About 338 attendants of the ceremony include the prime minister, cabinet ministers, speakers and vice‐speakers from both houses of the Diet, the chief justice of Supreme Court of Japan, prefectural governors. After the couple make their exit, the attendants make their exit. The ceremony lasts for 10 minutes from 5:00 pm.


三神器
sword, mirror, and magatama
PawełMM [Public domain], via Wikimedia Commons

The Three Imperial Regalia consist of the sword Kusanagi (草薙劍), the mirror Yata no Kagami (八咫鏡), and the jewel Yasakani no Magatama (八尺瓊勾玉). 

Magatama are curved, comma-shaped beads. The oldest  magatama were excavated from ruins of the Jomon Period(c.14,000- 300BCE). The beads were popular in the tumulus period(300-538).
Yata no Kagami is a bronze mirror with one side polished bright, to give a reflection, and the reverse side with designs.

It is thought that the three regalia became used to confer legitimacy on their owner as an emperor around 9th century. The real sacred mirror is enshrined as an object symbolizing the goddess Amaterasu Omikami at the Ise Grand Shrine, Ise City, Mie Prefecture. Its replica is enshrined at Kashikodokoro of Imperial Palace. The real Kusanagi sword is placed at Atsuta Jingu Shrine in Nagoya City, Aichi Prefecture. Its replica and the jewel (it's real) are stored in a room of Imperial palace.

The sword's replica was made during the reign of Emperor Sujin, who is said to have lived in the early 1st century, or the third or fourth century. In the Nihonshoki(Chronicles of Japan), the real Kusanagi was moved from the Imperial palace to the Ise Grand Shrine. Later it was transferred to the Atsuta Shrine.
Though the replica remained in the Imperial palace, it  sank to the sea floor in 1185 when the Taira clan were defeated by the Minamoto clan at the Battle of Dan-no-ura. The sword and the jewel sank with many Taira clan members including the eight year-old Emperor Antoku. The jewel was recovered, but the sword was lost. Another sword was sent from the Ise Grand Shrine to the Imperial palace, and the sword became the replica of Kusanagi sword.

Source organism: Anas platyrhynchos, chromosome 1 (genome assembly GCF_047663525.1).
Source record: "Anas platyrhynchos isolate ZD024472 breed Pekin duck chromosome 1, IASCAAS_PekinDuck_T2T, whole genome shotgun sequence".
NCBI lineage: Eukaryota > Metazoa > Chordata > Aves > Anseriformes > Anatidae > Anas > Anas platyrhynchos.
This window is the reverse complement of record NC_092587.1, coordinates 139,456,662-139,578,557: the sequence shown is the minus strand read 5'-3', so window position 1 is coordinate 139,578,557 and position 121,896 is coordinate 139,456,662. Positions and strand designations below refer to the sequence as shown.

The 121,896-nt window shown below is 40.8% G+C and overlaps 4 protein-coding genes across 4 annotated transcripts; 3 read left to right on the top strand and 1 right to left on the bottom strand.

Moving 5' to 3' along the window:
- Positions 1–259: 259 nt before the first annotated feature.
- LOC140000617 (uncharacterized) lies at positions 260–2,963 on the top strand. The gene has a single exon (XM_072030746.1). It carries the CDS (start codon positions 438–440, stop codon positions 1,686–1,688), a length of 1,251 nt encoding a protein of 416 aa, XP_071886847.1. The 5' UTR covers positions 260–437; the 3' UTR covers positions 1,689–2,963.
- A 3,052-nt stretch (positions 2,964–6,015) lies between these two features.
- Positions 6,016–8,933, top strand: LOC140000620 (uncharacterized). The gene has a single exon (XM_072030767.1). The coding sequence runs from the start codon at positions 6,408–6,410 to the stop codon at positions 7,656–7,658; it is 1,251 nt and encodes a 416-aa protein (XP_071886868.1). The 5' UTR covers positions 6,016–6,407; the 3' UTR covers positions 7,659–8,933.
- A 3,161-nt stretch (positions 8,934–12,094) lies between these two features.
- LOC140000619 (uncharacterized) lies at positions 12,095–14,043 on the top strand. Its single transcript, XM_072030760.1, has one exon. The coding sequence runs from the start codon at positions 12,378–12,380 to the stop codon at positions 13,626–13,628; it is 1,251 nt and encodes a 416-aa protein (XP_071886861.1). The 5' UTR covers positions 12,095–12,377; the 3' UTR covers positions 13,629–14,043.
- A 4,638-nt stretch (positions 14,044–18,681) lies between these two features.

However, no one (even emperor) can see the real regalia and the replicas.


the enthronement ceremonies of the new Emperor

1-3 May
Kashikodokoro-no-gi:
Ceremony to report  the accession to the throne at Kashikodokoro in Imperial Palace(ritual prayer by a proxy).
1 May
Koreiden-Shinden-ni-Hokokuno-gi:
Ceremony to report the accession to the throne at Koreiden and Shinden in Imperial Palace(ritual prayer by a proxy).

Sokui no rei(即位の礼, enthronement ceremony) :

 1. Kenji-to-Shokei-no-Gi(Inheritance Ceremony of Kenji(剣璽, the sword and the jewel) and others)
Attendants of the ceremony including cabinet ministers, the heads of the three branches of government  gather at the the Matsu-no-Ma hall of the Imperial Palace. At 10:30 am, the new emperor enters the hall. He is accompanied by the crown prince and adult imperial princes.  Chamberlains place the sword and the jewel of the Three Imperial Regalia, the Great seal and the Imperial seal on a table in front of the new emperor. The new emperor makes his exit. Chamberlains carry the regalia and the seals out of the hall. The attendants make their exit. The ceremony lasts for 10 minutes from 10:30 am.


2. Sokuigo Choken-no-gi (the new emperor's declaration of accession to the throne)
Attendants of the ceremony gather at the the Matsu-no-Ma hall of the Imperial Palace. At 11:10 am, the new imperial couple enter the hall. They are accompanied by the crown prince and the crown princess, imperial princes and princesses(their wives), imperial princesses, and great-granddaughters of Emperor Taisho. The new emperor make an address. Prime Minister Shinzo Abe gives a speech on behalf of the Japanese people. The new imperial couple make their exit. The attendants make their exit. The ceremony lasts for 10 minutes from 11:10 am.